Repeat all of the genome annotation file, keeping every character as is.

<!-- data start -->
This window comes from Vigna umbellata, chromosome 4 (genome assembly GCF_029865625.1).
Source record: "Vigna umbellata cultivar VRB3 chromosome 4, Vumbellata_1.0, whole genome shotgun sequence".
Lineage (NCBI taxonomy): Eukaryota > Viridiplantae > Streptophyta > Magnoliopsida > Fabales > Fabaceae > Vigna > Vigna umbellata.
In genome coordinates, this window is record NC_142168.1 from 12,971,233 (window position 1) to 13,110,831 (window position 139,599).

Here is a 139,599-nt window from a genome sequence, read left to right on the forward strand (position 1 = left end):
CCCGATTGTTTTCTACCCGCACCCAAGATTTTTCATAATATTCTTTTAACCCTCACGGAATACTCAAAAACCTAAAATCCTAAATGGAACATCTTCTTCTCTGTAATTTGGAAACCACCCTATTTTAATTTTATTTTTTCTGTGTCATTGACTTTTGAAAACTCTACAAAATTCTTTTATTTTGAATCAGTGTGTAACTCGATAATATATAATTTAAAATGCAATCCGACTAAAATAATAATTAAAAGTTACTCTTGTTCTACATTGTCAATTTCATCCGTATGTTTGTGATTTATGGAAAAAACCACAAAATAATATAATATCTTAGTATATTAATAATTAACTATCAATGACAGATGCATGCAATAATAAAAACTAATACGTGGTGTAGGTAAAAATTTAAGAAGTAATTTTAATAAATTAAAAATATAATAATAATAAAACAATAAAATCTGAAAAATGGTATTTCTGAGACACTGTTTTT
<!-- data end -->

This window comes from Vigna umbellata, chromosome 4 (genome assembly GCF_029865625.1).
Source record: "Vigna umbellata cultivar VRB3 chromosome 4, Vumbellata_1.0, whole genome shotgun sequence".
Lineage (NCBI taxonomy): Eukaryota > Viridiplantae > Streptophyta > Magnoliopsida > Fabales > Fabaceae > Vigna > Vigna umbellata.
In genome coordinates, this window is record NC_142168.1 from 12,971,233 (window position 1) to 13,110,831 (window position 139,599).

Here is a 139,599-nt window from a genome sequence, read left to right on the forward strand (position 1 = left end):
CCCGATTGTTTTCTACCCGCACCCAAGATTTTTCATAATATTCTTTTAACCCTCACGGAATACTCAAAAACCTAAAATCCTAAATGGAACATCTTCTTCTCTGTAATTTGGAAACCACCCTATTTTAATTTTATTTTTTCTGTGTCATTGACTTTTGAAAACTCTACAAAATTCTTTTATTTTGAATCAGTGTGTAACTCGATAATATATAATTTAAAATGCAATCCGACTAAAATAATAATTAAAAGTTACTCTTGTTCTACATTGTCAATTTCATCCGTATGTTTGTGATTTATGGAAAAAACCACAAAATAATATAATATCTTAGTATATTAATAATTAACTATCAATGACAGATGCATGCAATAATAAAAACTAATACGTGGTGTAGGTAAAAATTTAAGAAGTAATTTTAATAAATTAAAAATATAATAATAATAAAACAATAAAATCTGAAAAATGGTATTTCTGAGACACTGTTTTT